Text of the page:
Rudolf Kasztner in a broadcasting booth at Kol Yisrael radio station.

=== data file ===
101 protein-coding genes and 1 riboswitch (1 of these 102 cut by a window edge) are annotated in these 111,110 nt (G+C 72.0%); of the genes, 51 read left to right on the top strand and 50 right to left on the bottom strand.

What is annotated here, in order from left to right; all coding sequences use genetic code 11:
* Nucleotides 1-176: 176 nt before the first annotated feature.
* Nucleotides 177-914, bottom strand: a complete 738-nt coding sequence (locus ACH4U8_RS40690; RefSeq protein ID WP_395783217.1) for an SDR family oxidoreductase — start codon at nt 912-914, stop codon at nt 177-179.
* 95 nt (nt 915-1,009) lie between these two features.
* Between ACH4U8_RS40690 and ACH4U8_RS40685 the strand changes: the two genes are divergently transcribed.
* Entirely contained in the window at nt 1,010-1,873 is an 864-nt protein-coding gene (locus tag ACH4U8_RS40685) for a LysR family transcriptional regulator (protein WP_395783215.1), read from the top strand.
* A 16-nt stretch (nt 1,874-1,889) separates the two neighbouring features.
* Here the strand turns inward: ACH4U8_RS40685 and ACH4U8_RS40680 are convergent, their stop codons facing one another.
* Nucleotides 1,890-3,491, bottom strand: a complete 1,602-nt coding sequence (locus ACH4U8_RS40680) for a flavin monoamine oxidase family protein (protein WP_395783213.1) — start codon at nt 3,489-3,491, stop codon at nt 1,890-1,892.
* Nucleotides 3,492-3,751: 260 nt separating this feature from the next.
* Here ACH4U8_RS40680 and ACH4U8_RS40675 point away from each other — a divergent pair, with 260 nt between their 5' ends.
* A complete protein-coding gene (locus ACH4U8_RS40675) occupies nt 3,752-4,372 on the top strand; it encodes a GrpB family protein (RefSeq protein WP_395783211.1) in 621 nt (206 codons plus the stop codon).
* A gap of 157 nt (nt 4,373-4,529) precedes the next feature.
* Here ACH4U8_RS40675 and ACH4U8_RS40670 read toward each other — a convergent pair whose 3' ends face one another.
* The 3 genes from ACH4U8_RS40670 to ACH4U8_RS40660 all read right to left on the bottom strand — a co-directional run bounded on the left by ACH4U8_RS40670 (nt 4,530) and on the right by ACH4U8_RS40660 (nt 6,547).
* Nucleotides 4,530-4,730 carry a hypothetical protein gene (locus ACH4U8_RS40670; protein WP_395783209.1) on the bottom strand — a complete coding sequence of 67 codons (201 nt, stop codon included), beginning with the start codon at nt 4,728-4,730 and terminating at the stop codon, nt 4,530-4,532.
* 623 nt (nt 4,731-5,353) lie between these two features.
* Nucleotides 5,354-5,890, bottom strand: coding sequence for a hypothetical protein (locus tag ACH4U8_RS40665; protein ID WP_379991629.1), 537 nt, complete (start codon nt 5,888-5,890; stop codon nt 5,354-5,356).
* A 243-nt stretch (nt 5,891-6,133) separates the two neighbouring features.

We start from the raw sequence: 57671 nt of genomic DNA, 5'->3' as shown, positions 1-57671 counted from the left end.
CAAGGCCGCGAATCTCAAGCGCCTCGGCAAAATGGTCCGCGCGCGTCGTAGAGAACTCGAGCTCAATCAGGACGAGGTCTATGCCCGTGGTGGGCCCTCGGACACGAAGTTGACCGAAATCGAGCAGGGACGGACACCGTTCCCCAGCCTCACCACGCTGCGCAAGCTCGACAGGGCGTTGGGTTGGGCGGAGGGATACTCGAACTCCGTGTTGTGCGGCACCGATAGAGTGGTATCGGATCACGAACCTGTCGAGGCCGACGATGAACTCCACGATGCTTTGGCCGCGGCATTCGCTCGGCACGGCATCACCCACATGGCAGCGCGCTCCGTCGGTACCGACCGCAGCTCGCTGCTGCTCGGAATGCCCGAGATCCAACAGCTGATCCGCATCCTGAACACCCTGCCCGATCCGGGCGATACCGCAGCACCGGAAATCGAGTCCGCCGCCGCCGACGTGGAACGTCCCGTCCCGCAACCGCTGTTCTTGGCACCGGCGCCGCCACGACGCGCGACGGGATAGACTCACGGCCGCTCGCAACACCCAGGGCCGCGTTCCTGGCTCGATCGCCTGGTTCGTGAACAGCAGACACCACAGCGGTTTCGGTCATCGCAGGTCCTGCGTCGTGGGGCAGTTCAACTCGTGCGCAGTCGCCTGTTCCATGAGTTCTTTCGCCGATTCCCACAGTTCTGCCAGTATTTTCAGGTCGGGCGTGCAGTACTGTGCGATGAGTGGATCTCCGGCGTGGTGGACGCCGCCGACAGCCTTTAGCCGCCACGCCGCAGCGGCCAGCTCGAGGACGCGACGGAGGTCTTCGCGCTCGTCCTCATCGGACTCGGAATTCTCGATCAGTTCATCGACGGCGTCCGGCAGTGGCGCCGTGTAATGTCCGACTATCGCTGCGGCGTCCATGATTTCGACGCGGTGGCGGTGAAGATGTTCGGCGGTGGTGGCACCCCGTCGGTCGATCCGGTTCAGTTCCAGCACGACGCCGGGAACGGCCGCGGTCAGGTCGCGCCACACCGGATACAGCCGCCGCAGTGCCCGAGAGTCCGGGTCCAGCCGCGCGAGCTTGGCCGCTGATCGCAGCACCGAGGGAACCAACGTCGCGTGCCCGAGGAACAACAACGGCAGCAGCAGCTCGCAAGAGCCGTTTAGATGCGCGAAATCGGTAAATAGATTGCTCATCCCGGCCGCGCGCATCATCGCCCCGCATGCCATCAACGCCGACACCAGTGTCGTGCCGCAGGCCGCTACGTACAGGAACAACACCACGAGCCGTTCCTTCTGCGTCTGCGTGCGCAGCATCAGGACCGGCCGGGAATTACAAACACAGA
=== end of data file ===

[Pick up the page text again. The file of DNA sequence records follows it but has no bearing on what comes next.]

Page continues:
REZSŐ KASZTNER was a much-maligned hero of the Holocaust. Or he was a villainous Nazi collaborator. It depends who you ask and how you look at it. Over 70 years after the end of World War II and almost 60 years after his death, the Jewish-Hungarian Zionist leader remains a highly controversial figure.To his defenders, like Israeli historian Shoshana Ishoni-Barri and Hungarian- born Canadian writer Anna Porter, the author of “Kasztner’s Train” (2007), Kasztner (who later changed his name to Rudolf Kastner) was a plucky and resourceful mensch who single-handedly saved a trainload of Jews, including his own relatives, during one of the Holocaust’s darkest days – the mass deportation of Hungarian Jews to Auschwitz in the spring and summer of 1944. To his detractors, like the late Jewish-American writer Ben Hecht, who condemned the Hungarian Jew in “Perfidy,” his 1961 book of reportage, Kasztner was a moser, a traitor, who betrayed his 800,000 fellow Hungarian Jews just so he could save his own skin.